Actions were altered in some way other than the actual Action wording.


Total Actions that were either deleted or altered in one way or another.




Completely new Actions were inserted.


Total of Revised Actions.

Completed actions have not been reproduced in the 2008-2013 Strategy.



The purpose of the Strategy is to provide an overview of important issues along the waterway corridors of the Merri Creek and its tributaries and to document agreed objectives, targets and actions to achieve their resolution. Many of the objectives and targets are derived from the Port Phillip and Western Port Regional Catchment Strategy 2004-2009[1], from Victorian legislation or from the Planning Schemes of member Councils. This means the Merri Creek and Environs Strategy is a tool for achieving state and regional level objectives, at a Merri Creek catchment level.

The Strategys further purpose is to facilitate coordinated action by responsible agencies. The underlying principle of the Strategy is that such coordinated action will ultimately enable protection and rehabilitation of the stream corridors in the Merri catchment.

In addition, as the community sector is recognised as a critical player in stream corridor protection, the Strategy is intended to help articulate community expectations and needs, and involve them in the ongoing achievement of the actions.

The document is intended to operate as a useful planning tool with relevance for the next five to ten years. The Strategy is an implementation aid providing agencies with a coordinated and principled planning framework to address actions along the stream corridors.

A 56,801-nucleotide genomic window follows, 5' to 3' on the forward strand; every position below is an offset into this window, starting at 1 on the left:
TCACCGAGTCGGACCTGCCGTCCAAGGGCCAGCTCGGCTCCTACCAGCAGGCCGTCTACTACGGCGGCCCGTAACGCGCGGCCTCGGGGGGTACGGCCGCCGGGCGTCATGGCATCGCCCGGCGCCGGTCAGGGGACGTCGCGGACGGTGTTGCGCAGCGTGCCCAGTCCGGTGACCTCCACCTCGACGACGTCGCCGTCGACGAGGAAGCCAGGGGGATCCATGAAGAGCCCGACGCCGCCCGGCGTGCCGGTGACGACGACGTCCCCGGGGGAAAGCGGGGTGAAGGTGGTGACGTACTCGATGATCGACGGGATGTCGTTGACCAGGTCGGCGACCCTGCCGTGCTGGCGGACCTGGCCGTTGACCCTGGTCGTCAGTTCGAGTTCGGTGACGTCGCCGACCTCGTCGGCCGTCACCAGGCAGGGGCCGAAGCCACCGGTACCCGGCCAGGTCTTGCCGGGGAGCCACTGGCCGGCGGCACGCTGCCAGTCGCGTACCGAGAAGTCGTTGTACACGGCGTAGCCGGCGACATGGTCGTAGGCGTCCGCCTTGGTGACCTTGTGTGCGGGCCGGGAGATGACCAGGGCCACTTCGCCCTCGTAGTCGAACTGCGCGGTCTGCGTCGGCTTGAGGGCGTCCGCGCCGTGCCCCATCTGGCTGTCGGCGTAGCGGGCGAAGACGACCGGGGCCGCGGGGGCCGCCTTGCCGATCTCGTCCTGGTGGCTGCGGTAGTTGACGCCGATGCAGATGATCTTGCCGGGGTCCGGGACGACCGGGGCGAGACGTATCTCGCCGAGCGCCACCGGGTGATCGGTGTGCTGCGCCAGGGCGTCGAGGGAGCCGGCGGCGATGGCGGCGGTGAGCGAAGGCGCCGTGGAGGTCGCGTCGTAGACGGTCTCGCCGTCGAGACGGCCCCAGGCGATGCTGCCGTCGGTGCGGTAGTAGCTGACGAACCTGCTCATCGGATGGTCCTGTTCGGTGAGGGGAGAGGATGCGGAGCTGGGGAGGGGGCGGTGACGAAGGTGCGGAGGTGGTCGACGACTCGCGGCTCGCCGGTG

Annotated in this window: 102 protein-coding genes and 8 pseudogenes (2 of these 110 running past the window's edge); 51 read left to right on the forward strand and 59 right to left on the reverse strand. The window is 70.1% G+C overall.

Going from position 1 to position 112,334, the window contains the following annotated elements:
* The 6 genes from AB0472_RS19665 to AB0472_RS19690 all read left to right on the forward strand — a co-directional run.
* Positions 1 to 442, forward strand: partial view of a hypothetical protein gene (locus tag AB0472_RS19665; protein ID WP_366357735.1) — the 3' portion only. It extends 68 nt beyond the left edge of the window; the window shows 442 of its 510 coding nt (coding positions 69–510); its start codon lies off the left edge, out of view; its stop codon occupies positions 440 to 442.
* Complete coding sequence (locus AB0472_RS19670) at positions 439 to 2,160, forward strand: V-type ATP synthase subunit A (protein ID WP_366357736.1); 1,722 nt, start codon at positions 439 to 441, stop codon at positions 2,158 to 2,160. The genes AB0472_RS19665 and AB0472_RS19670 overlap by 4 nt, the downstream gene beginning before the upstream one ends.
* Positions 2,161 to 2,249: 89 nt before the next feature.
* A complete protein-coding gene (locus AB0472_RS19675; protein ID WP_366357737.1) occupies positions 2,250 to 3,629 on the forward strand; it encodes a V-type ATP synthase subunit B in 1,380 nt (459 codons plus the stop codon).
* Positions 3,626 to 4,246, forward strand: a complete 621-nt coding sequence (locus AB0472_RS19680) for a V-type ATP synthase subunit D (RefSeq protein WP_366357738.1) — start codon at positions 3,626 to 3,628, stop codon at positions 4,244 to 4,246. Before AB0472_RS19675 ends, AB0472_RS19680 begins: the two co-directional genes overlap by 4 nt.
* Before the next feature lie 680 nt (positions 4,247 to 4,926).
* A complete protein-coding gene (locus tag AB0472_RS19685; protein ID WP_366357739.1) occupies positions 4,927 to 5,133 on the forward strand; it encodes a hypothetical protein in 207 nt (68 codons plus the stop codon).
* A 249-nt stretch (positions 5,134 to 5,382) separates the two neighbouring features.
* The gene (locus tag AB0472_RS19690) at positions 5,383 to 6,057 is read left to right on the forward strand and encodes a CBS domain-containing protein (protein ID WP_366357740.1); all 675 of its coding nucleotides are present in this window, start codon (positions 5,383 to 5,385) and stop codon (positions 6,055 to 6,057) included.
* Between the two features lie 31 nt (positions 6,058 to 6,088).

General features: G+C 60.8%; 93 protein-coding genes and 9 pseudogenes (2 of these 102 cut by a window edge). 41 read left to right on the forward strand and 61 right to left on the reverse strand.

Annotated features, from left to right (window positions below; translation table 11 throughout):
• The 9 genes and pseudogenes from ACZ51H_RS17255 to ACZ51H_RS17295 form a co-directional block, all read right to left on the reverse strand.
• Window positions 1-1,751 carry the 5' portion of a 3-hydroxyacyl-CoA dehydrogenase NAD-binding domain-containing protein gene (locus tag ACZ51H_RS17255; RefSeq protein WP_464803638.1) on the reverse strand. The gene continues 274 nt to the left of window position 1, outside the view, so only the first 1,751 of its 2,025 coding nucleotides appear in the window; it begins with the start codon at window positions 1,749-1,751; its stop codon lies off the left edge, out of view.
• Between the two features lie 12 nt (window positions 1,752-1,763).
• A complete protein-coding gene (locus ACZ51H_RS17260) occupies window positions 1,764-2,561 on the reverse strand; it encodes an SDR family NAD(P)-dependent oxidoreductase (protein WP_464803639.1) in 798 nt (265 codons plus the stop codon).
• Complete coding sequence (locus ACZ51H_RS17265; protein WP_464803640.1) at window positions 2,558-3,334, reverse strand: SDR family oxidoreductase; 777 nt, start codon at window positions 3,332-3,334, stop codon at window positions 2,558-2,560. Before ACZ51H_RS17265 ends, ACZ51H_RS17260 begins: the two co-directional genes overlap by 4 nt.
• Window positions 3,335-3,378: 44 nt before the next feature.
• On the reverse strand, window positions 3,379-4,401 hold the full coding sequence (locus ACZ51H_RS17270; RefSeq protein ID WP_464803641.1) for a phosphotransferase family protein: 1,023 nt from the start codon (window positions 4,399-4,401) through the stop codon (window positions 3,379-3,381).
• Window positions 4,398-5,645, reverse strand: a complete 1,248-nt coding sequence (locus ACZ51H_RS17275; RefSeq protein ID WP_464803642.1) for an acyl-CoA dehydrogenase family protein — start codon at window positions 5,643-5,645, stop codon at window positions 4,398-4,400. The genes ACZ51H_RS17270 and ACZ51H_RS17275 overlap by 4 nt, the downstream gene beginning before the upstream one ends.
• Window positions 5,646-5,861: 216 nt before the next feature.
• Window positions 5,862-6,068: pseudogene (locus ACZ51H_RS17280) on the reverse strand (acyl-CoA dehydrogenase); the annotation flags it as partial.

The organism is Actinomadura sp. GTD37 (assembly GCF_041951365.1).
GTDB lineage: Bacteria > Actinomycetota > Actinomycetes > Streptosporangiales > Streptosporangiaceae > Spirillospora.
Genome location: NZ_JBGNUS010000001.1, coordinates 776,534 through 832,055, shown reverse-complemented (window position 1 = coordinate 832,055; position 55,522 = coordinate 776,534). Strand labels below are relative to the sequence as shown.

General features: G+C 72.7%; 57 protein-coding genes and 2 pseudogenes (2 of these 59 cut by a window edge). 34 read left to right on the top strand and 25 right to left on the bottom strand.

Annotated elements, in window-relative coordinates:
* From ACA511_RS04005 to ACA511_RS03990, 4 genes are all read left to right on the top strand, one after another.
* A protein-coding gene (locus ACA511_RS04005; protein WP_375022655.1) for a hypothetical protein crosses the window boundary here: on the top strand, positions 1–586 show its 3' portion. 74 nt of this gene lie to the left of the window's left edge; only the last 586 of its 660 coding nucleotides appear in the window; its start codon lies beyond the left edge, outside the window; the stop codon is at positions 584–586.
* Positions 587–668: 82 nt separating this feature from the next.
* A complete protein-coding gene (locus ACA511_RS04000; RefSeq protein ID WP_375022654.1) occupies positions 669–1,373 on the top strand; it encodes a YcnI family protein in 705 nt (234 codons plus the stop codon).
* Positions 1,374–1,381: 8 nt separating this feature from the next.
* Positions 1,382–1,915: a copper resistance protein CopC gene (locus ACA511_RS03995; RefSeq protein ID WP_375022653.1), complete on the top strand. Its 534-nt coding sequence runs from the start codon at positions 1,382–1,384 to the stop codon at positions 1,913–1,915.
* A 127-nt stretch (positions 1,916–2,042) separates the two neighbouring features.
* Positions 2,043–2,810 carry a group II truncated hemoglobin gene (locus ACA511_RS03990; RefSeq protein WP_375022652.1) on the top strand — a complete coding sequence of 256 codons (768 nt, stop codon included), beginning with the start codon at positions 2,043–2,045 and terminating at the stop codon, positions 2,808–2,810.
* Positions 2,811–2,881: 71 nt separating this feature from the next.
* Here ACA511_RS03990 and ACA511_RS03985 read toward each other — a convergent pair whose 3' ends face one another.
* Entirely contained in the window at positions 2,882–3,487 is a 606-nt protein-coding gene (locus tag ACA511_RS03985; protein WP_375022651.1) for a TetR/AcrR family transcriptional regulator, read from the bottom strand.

The Strategy covers the key issues with recommendations for broad actions of a strategic nature. Actions relating to each chapter are included in the appendix, each listing responsible agencies and giving an overview of the likely notional costs of implementation by all responsible parties and the priority attached to actions.

The document thereby provides a planning framework which each accountable organisation can use to develop their own plans and programs for implementation of actions.

Merri catchment Waterways- An Overview

Merri Creek and Its Catchment

Map 3 - The location of the Merri catchment

The main stem of Merri Creek rises in the foothills of the Great Dividing Range, north of Melbourne, around Heathcote Junction. It winds some sixty kilometres south to its junction with the Yarra River at Dights Falls in Abbotsford. It is one of the Yarras major tributaries draining water from a catchment covering some 390 square kilometres.






Map 4 - The Merri catchment waterways